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    Unlike some of the other players on this list, Kanoute’s goals didn’t quite translate into honours. Nevertheless, he was a ferocious goalscorer who, in Spain at least, could be relied upon to hit the net with unflinching reliability. In 209 appearances for Sevilla, he scored 89 goals.

    The Champions League trophy and Premier League or La Liga titles may have eluded him, but two UEFA Cups, two Copa del Reys, the UEFA Super Cup and the Spanish Super Cup is a decent haul.

    Beyond Spain, in 2007 Kanoute became the first non-African-born player to win the African Footballer of the Year award, and after playing 16 times (and scoring 11 goals) for the French U21s he featured in three African Cup of Nations tournaments with Mali.

6. Noureddine Naybet

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    It’s intriguing to imagine what Noureddine Naybet’s career might have been like had rumours of a move to Manchester United actually resulted in a switch to Old Trafford and the Premier League, as per The Independent. Perhaps the Moroccan would have become one of the most celebrated defenders of a generation—he certainly had the quality.

    Instead, Naybet stayed at Deportivo La Coruna, where he represented the club with consistent excellence for eight years.

    The highlight of his stay in Galicia was surely the club’s magical La Liga triumph in 2000. It was the first time that Deportivo had claimed the domestic title, and they haven’t been back since.

    During Naybet’s time in Spain he established himself as one of Africa’s finest-ever defenders and, for a time at least, one of Europe’s best in his position.

    He did eventually move to the Premier League, joining Tottenham Hotspur in 2006. By then, however, his best years were behind him.

5. Mahamadou Diarra

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    Things may have tailed off in recent years as the ravages of time and injury have taken their toll, but when people look back at Mahamadou Diarra’s career, one key fact will stand out.

    Between 2002 and 2008, the Mali international won six consecutive league titles. Few players can claim this, least of all in two of Europe’s major leagues.

    The first quartet were won with Olympique Lyonnais before he moved to the Real Madrid in 2006.

    By winning the La Liga title in his first season, Diarra helped the Spanish giants to end a four-year trophy drought.

    Diarra brought the kind of fine positioning, astute tackling, energy and aggression that the Madrid midfield had been lacking and crucially contributed the kind of stable presence that had been absent since the departure of Claude Makelele in 2003.

4. Geremi

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    Admittedly, Geremi was no Galactico, but while that policy brought a whole host of superstars to the club, the Cameroonian was the ballast.

    Vicente del Bosque admitted as much in 2007, describing Geremi and England international Steve McManaman to Futbol AS as the two men who “hacian equipo”, i.e. “made the team.” The two selfless players kept things ticking over and provided the support for their more celebrated teammates.

    But that’s not to say that Geremi couldn’t play.

    He was a versatile operator who played up and down the right flank but was also capable of controlling a game from the base of midfield.

    He may have been a utility player, but Geremi still picked up a La Liga winner’s medal, two Champions League titles and the Spanish Supercopa.

    Tellingly, for those who denigrate his talent, he was also nominated for the Ballon d’Or in 2000.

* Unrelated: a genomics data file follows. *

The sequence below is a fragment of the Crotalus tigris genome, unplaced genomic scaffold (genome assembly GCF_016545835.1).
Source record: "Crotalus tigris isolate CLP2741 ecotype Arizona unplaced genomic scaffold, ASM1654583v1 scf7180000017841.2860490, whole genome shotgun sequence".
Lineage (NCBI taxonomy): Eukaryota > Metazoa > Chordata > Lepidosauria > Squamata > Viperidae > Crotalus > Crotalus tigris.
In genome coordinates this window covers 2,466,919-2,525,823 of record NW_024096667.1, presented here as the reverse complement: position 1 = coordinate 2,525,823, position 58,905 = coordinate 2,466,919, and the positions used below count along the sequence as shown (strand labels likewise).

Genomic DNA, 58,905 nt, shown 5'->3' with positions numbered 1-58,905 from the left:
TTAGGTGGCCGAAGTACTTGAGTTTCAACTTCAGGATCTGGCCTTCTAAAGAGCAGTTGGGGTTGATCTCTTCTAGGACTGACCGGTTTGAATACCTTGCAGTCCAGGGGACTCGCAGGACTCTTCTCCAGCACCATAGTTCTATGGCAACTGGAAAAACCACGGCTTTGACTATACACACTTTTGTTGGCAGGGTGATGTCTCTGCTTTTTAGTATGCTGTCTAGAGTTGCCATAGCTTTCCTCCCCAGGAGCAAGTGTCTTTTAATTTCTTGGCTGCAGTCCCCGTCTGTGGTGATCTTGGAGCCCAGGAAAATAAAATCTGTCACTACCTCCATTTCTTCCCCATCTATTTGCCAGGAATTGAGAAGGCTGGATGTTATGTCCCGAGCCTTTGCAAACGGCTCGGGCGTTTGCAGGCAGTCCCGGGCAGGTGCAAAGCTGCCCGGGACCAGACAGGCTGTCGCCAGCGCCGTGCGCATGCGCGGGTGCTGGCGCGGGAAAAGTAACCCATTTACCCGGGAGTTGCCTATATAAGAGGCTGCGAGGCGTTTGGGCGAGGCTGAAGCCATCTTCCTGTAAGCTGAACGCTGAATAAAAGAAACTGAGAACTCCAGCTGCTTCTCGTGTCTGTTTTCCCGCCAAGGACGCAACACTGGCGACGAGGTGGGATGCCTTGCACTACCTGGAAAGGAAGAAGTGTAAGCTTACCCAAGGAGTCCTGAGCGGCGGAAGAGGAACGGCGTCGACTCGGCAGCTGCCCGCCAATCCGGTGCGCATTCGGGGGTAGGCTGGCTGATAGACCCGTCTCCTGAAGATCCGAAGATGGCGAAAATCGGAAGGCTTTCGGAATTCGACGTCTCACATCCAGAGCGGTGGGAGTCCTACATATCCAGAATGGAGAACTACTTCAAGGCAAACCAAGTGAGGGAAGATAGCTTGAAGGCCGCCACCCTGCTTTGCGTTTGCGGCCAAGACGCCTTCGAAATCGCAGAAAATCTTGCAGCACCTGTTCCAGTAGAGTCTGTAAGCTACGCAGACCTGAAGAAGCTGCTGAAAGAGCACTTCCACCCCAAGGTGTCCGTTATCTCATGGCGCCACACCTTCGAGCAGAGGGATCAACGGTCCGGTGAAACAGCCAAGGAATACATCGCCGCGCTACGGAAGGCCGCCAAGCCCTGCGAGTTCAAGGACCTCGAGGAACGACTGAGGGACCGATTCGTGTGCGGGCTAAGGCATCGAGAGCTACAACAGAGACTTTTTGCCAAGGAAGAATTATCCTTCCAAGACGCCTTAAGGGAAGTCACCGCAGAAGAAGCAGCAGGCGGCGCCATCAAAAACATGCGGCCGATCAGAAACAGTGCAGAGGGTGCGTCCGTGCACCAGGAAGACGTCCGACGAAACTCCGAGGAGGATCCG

3. Yaya Toure

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    Kolo Toure once said that his younger brother was a better player than him. People laughed and praised his modesty.

    By the time Yaya Toure signed for Barcelona in the summer of 2007, people were beginning to suspect that Kolo had been right all along.

    While at Manchester City, the younger Toure has imposed himself by advancing up the pitch, taking offensive roles and driving his team forward often from a No. 10 position. At Barcelona, it was the opposite.

    There, the former Monaco man demonstrated his versatility by occasionally dropping deep into the back line and playing as a central defender. He took such a role in the triumphant 2009 Champions League final against Manchester United before being replaced altogether by a combination of Sergio Busquets and Javier Mascherano.

    Before leaving, he was an important figure in two La Liga triumphs.

2. Seydou Keita

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    Malian Seydou Keita was one of Pep Guardiola’s first signings upon his assumption of the Barcelona hot seat in the summer of 2008.

    The West African quickly earned the trust and respect of the manager, and while he never became a key first-team regular at Barcelona he was a crucial component in one of the greatest teams of all time. Keita’s selfless, team-centric qualities were exactly what the Catalonians needed within their dressing room of stars.

    The midfielder made over 100 league appearances for the club (to go alongside 31 for Sevilla and 11 for Valencia) and contributed to three La Liga triumphs.

    Beyond that, he also picked up two Copa del Reys, four Spanish Supercopas and, of course, two Champions League-winner’s medals. Tellingly, he featured in both of Barcelona’s victorious finals.

    He recently signed for Roma.

1. Samuel Eto'o

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    No African player past or present can compete with the impact made by Samuel Eto’o during his time in Spain.

    First of all, there were the goals.

    The legendary Cameroon hitman won the Pichichi Trophy for La Liga top scorer in 2005-06 and was only one goal behind Diego Forlan the season before.

    Only 14 players have scored more than the current free agent in the league’s history, while Eto’o has scored more than Ferenc Puskas despite having played 120 games less in the top flight. His goals-to-games ratio comfortably puts him in the top 15 ahead of David Villa and Raul.

    No Mallorca player has ever scored more.

    Finally, his goals translated into silverware.

    Eto’o’s excellent forward play has contributed to three La Liga title victories for Barcelona, while beyond that he also won two Champions League titles, the Copa del Rey (both with Barca and Mallorca) and two Spanish Supercopas in Catalonia.